Dibrugarh is a treasure trove for tourists. Many people, however, would brush aside what I said, considering my statement to be an exaggeration. In fact, it is this reservation fuelled by lack of knowledge about the potentiality of this place that makes most people remark, “There’s nothing to see here!” Well, in a way, these people aren’t entirely wrong, for they only draw conclusions based on their observations. What this situation instead brings into focus is the failure of the State to promote all the fasciting things and spots present here.
The place is endowed with some of the best and most idyllic tea gardens of the world like the Halmari Tea Estate and Deha Assam. Yet, while cuppa has long been India’s favourite beverage, only a handful of Indians know of Dibrugarh. Most of us know that India is energy deficient and has only a few sources of oil, tural gas and petroleum, but how many of us have heard of Duliajan – a town in Dibrugarh housing the headquarters of Oil India Limited, a vrat company deeply involved in exploration, production and transportation of crude oil and tural gas? In what can be a wonder for the ture lovers, the place also has a forest reserve sprawling across several acres. Known as Jokai Forest Reserve, this stretch, that is rich in forest products, today unfortutely lies in a dilapidated state.
While it’s true that not much has been done towards promoting Dibrugarh as a tourist spot, the district administration of late, under the leadership of the Deputy Commissioner, Laya Madduri, has initiated some measures to plug the lacu. For instance, efforts are underway to turn a portion of the Jokai Forest Reserve into a botanical garden with the fincial support of N.E.C. Another matter of concern is the dearth of recreatiol places within the city. At a time when the whole world is impressing upon the virtues of recreation, the people here are losing out on it. Though a few attractions like the Jaganth Temple and Khanikar Park have sprung up recently, a lot more needs to be done on this front.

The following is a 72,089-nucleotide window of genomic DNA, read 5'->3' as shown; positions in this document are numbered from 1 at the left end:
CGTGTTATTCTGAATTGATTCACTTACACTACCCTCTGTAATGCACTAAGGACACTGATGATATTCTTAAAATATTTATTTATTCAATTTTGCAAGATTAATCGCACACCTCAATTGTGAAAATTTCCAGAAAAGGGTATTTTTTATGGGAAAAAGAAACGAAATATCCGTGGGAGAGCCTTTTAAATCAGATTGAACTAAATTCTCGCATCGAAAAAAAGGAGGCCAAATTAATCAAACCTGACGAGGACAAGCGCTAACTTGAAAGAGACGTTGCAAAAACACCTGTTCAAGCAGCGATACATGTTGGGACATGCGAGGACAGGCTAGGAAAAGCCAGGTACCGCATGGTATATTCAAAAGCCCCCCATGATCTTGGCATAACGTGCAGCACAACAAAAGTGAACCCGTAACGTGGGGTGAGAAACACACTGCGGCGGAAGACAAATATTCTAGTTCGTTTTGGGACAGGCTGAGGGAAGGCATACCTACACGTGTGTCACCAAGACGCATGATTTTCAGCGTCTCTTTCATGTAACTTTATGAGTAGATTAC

One of the prerequisites for making Dibrugarh a popular tourist place is the opening up of a leg of Assam Tourism here. Currently, the tourism body has its office only in Guwahati, thus facing many coordition and administrative problems in terms of guiding and helping the tourists travel to other parts of the State in general and upper Assam in particular. A branch of it in Dibrugarh can be helpful in more ways than one. This unit can prepare attractive tour packages for the prospective tourists, hire professiol guides and redress the grievances of the tourists in a time-bound manner. Special attention should be given to tea tourism, an area having the utmost potential but least exploited. Endeavours should be made to take tourists to the tea gardens, get them witness the entire tea making process and lodge them at the heritage bungalows of these gardens. The ones having a leaning for golf can play it in the golf courses that some of the tea gardens have. The only problem is that most of these tea estates are privately owned and as such, might not open their properties to the tourists. It is at this point that the government must intervene and inform the owners of the far-reaching consequences of doing so. The interested tea gardens can then either open up their individual tourism arms for such tourists, or merge their interests with that of the State.
Moreover, the Jokai Reserve Forest should be astutely promoted to draw tourists from far-flung places. The two rivers – Sesa and Erahuti - flowing close to this reserve can be used for many water sports like angling and boating. Such activities, apart from attracting the tourists, can also create employment opportunities for the local people. The villages around, by providing pocket-friendly and hygienic home stay facilities to the tourists, can only supplement their earnings.
Dibrugarh is well connected by both railways and airways. Being close to other places of tourist importance like Sivasagar, Margherita and other tourist spots of Upper Assam as well, it only increases the attraction points for tourists. However, a lot of groundwork needs to be done in terms of its infrastructure. To start with, the rickety Sesa bridge, which is going to connect Dibrugarh with Moran, should be turned into a proper concrete bridge. Also, the city needs more hotels that comply with the basic minimum standards.
A lot would also depend on the kind of behavior that the locals mete out to the tourists. The best of efforts to make Dibrugarh a tourist hotspot would go awry if the guests are given a cold shoulder and frequently taken for a ride. The tives as well as the villages near the places of interest must be at their hospitable best. This will not only lead to a slew of tourists swarming in, but will also generate a steady stream of revenue for them.